Best of the Backcountry

Here’s EO’s pick for the gear that gets you safely out into the deep — and home safe.


Scarpa – Maestrale XT

The latest iteration of Scarpa’s do-it-all three-buckle touring boot is stiffer than previous models, with a 130 flex that gives it the control to hold sketchy lines. That’s not to say it’s a pure downhill boot: Weighing in in at 3 pounds, 4.6 ounces per boot in a size 27 and equipped with an easy-to-flip walk mode, it’s a pleasure on the skin track. $899; scarpa.com

La Sportiva – Skorpius CR

Meet the perfect boot if you want to mix uphill skinning and touring with occassional skimo races at A-Basin or Eldora. Weighing in at just under two pounds per boot in a size 27, it won’t cramp your style on the ups. But progressive flex and a reinforced carbon upper give it serious muscle.  $799; sportiva.com

Dynafit – Hoji Women’s Pro Tour

The comfy, powerful Hoji Pro Tour boot has garnered plenty of praise—including two of our Peak Gear Awards. That hype is well deserved since the design of the boot brings shell and upper together for a fit that delivers precise power control on the downs and doesn’t slop around on the skin track. But why should that performance be just for men’s sizes or small unisex verisons? The women’s model fits the female foot better and delivers just as much oomph when you need it. $800; dynafit.com

G3 – FINDr 94

A plank designed specifically with the needs of ski mountaineers in mind, the 94mm-underfoot version of the FINDr excels in the steeps with snappy turning and solid edge hold. Bonus: Magnetic contact points on the ski mean they stick together in a hurry when you need to sling them over your shoulder and boogie up the bootpack—saving precious time in a race. $919; genuineguidegear.com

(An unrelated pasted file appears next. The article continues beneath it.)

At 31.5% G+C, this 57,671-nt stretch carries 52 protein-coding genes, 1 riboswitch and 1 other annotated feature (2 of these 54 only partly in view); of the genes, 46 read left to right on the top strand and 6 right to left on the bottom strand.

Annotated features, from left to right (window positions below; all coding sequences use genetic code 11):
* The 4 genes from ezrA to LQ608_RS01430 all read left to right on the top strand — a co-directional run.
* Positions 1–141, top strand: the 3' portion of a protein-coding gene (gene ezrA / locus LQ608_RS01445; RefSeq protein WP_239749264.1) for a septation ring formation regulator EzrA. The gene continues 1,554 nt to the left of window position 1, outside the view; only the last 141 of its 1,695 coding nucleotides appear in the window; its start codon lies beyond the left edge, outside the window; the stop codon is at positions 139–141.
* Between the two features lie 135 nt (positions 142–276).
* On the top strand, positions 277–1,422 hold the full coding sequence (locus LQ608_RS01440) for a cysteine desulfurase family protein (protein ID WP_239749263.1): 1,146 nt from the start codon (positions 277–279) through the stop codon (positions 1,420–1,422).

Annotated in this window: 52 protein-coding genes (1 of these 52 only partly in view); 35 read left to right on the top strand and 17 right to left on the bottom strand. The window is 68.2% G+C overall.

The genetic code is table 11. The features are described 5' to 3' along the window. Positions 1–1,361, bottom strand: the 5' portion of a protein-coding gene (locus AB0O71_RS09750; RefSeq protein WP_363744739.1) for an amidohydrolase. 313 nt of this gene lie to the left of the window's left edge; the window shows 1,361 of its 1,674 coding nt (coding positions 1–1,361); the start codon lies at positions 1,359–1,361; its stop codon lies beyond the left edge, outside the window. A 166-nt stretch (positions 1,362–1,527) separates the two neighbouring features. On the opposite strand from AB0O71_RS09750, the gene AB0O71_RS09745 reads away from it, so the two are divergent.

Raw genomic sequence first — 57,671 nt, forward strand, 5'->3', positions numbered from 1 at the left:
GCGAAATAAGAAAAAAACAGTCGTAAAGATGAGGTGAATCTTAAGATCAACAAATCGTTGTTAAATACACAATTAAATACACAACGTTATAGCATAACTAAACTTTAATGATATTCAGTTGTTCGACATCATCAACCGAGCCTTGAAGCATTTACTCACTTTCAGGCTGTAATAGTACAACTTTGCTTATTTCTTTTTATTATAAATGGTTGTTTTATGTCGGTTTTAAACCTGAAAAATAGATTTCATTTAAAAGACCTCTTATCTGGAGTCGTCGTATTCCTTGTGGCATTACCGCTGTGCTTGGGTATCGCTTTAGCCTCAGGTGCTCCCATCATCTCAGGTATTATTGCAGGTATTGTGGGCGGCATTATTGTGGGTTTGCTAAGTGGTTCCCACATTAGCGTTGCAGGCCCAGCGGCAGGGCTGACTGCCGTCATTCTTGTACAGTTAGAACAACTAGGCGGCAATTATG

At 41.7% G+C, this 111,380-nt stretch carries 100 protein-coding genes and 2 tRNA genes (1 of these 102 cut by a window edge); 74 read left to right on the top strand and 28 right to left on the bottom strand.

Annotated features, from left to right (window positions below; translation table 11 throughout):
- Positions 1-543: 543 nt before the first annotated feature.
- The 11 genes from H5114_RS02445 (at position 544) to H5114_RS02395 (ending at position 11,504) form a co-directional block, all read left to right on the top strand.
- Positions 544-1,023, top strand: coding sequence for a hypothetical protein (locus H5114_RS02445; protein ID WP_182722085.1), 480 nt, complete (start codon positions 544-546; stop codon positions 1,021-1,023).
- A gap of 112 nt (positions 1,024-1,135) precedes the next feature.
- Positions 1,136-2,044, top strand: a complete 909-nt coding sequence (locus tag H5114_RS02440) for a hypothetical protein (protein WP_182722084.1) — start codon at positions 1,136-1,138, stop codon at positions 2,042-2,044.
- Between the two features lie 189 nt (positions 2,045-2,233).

DPS – Alchemist Wailer 100

Prvous versions of this ski have been a standard in our quiver for years. The preimpregnated carbon ripper is a champ on big tours where you have to deal with a range of conditions since it can elevate in bottomless fluff just as confidently as it keeps an edge on refrozen boilerplate. $800; dpsskis.com

Ortovox – Ascent 30 AVABAG

The complaint about avy airbags is that they are heavy, which seems a bit daft since the system could actually pull you out of a slide should you set one off. Plus, this pack and airbag weighs only 1 pound, 8 ounces—and the avy bag system is removible if you want to simply use the durable, roomy pack on its own. $720; ortovox.com

Backcountry Access – Tracker S

This new transceiver is a trimmed down—and thus less expensive—version of BCA’s tried-and-true Tracker3, which includes numeous features more apt for guides than casual backcountry schussers. The three-antenna S is an extremely intuitive beacon to use. Train with with it (consider an AIARE course) and it may save a life. $300; backcountryaccess.com

Outdoor Research – Inception Alpine Aerogel Gloves

NASA technology went into this stretchy fleece glove. The Primalof Aerogel insulation provides shocking warmth for its near negligent weight— after all, it was developed to keep astronauts toasty way out in space. $99; outdoorresearch.com

Rab – Mantra

The pefect athletic shell for the rigors of skinning and deep snow, the Mantra’s Pertex Shield Pro 3L keeps out a squall but stays quiet when you are moving in a hurry.  $350; rab.equipment

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